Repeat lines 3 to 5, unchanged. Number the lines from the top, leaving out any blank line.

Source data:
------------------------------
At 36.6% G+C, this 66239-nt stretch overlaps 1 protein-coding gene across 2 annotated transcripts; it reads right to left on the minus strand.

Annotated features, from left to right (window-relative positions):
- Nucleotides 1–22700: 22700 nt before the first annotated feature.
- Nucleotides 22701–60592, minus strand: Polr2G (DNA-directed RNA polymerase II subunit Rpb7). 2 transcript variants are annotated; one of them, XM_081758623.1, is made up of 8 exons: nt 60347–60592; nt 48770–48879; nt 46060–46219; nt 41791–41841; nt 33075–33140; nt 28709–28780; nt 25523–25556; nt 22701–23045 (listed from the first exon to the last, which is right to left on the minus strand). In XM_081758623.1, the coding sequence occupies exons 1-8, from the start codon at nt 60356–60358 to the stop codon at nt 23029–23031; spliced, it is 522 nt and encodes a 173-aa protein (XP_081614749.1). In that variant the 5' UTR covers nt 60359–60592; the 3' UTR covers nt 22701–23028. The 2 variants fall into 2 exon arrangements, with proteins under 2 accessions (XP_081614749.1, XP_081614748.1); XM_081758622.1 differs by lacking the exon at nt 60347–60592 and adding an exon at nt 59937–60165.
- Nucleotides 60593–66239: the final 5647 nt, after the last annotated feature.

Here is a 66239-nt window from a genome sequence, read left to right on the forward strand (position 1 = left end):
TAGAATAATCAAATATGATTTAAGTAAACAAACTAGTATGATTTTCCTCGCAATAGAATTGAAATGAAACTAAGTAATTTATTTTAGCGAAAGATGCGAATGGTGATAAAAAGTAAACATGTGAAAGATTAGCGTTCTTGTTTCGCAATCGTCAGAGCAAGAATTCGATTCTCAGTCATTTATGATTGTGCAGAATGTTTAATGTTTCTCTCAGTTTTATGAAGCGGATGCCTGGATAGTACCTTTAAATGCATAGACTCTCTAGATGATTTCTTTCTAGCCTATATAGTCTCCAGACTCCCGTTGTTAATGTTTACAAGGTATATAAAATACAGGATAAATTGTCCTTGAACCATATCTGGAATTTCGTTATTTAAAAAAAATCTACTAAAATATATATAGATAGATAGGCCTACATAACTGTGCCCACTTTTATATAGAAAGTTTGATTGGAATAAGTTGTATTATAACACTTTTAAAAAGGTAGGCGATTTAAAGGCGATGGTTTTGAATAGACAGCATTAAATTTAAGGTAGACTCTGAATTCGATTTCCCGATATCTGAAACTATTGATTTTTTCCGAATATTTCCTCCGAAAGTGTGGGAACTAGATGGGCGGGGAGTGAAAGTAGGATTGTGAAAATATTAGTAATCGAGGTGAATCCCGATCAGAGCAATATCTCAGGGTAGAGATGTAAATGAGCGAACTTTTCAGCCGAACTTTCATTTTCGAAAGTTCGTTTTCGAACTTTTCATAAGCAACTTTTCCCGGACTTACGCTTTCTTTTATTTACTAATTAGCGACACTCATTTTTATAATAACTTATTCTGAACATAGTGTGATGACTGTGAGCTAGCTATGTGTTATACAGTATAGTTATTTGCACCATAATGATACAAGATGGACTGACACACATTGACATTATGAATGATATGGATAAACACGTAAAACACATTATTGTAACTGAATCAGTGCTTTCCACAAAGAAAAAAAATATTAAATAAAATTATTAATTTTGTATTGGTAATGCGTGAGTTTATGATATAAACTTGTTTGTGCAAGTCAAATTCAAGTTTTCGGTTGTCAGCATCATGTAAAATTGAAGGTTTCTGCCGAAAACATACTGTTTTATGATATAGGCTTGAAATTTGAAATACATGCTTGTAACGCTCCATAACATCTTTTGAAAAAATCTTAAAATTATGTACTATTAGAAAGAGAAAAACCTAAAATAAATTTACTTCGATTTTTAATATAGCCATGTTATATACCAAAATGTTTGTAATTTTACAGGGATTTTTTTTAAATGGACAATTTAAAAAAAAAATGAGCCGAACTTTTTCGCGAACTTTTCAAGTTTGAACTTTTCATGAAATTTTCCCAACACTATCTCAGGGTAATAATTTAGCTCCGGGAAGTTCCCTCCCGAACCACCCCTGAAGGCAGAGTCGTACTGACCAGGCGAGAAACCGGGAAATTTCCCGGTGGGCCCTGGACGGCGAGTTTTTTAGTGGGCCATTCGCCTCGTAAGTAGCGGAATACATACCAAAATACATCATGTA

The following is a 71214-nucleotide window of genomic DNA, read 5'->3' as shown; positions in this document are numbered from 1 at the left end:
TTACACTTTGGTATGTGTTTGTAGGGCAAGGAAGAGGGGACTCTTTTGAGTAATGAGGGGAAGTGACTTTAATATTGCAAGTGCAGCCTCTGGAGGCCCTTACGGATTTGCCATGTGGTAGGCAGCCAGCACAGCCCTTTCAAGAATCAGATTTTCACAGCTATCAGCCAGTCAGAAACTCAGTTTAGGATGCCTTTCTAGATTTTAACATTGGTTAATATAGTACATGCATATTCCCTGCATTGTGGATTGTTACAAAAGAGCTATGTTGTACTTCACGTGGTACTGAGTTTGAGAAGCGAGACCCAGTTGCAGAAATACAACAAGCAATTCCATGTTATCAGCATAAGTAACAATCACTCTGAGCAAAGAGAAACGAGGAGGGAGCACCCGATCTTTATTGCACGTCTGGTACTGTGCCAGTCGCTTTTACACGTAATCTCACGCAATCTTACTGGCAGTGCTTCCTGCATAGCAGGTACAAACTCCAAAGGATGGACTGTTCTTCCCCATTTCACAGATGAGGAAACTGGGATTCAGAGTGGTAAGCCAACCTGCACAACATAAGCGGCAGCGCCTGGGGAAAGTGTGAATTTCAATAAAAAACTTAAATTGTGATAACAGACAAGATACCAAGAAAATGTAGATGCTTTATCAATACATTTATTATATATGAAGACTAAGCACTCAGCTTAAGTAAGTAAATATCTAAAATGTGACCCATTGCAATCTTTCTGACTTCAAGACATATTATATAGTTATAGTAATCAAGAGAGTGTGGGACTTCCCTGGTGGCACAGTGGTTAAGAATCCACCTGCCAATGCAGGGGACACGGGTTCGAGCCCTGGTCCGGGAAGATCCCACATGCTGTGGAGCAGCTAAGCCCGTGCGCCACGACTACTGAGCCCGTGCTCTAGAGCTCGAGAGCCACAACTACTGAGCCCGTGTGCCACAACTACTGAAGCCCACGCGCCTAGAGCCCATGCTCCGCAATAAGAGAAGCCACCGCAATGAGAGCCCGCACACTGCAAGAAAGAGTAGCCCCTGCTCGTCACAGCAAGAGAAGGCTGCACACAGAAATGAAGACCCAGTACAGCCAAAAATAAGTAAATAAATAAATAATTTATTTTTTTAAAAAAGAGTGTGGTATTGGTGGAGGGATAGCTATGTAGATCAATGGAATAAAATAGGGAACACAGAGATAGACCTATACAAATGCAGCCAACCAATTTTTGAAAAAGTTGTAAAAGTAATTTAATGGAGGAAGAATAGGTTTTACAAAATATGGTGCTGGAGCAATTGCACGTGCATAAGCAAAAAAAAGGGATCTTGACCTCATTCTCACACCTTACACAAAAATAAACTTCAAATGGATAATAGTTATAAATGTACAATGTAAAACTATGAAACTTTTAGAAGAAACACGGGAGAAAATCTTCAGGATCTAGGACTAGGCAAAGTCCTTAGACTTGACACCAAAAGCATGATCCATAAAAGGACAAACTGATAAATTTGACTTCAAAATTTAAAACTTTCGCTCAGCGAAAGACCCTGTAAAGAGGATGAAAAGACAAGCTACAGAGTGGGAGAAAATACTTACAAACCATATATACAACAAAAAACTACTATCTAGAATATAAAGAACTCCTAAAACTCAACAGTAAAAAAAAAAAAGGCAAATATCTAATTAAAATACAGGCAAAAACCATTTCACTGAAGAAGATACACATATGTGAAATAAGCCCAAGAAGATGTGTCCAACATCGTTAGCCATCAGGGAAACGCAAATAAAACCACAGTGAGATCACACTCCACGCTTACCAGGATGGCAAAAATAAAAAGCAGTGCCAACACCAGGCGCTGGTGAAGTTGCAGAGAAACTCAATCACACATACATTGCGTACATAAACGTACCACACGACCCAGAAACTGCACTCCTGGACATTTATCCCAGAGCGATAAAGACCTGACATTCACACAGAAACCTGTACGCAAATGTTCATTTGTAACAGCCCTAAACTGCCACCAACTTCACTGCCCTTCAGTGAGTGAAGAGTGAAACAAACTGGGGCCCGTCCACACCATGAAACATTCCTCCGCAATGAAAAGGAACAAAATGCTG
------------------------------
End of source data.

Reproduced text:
- Nucleotides 1–22700: 22700 nt before the first annotated feature.
- Nucleotides 22701–60592, minus strand: Polr2G (DNA-directed RNA polymerase II subunit Rpb7). 2 transcript variants are annotated; one of them, XM_081758623.1, is made up of 8 exons: nt 60347–60592; nt 48770–48879; nt 46060–46219; nt 41791–41841; nt 33075–33140; nt 28709–28780; nt 25523–25556; nt 22701–23045 (listed from the first exon to the last, which is right to left on the minus strand). In XM_081758623.1, the coding sequence occupies exons 1-8, from the start codon at nt 60356–60358 to the stop codon at nt 23029–23031; spliced, it is 522 nt and encodes a 173-aa protein (XP_081614749.1). In that variant the 5' UTR covers nt 60359–60592; the 3' UTR covers nt 22701–23028. The 2 variants fall into 2 exon arrangements, with proteins under 2 accessions (XP_081614749.1, XP_081614748.1); XM_081758622.1 differs by lacking the exon at nt 60347–60592 and adding an exon at nt 59937–60165.
- Nucleotides 60593–66239: the final 5647 nt, after the last annotated feature.